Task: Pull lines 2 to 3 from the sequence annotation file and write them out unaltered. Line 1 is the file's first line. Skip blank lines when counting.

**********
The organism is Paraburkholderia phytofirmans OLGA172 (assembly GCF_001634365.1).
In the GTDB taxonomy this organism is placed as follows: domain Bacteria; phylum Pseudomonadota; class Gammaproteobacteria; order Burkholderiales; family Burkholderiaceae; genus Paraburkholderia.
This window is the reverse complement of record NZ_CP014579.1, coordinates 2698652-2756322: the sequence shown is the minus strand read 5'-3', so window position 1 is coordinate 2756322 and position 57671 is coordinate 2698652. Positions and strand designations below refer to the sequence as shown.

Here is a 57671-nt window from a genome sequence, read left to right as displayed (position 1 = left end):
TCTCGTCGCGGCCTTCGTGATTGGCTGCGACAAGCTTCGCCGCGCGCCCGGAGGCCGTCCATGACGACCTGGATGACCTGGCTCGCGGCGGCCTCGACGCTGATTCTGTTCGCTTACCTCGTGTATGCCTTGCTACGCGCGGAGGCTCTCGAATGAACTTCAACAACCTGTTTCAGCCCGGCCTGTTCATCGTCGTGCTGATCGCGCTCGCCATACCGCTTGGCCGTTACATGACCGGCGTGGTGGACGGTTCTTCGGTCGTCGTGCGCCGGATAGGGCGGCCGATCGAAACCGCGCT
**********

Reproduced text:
In the GTDB taxonomy this organism is placed as follows: domain Bacteria; phylum Pseudomonadota; class Gammaproteobacteria; order Burkholderiales; family Burkholderiaceae; genus Paraburkholderia.
This window is the reverse complement of record NZ_CP014579.1, coordinates 2698652-2756322: the sequence shown is the minus strand read 5'-3', so window position 1 is coordinate 2756322 and position 57671 is coordinate 2698652. Positions and strand designations below refer to the sequence as shown.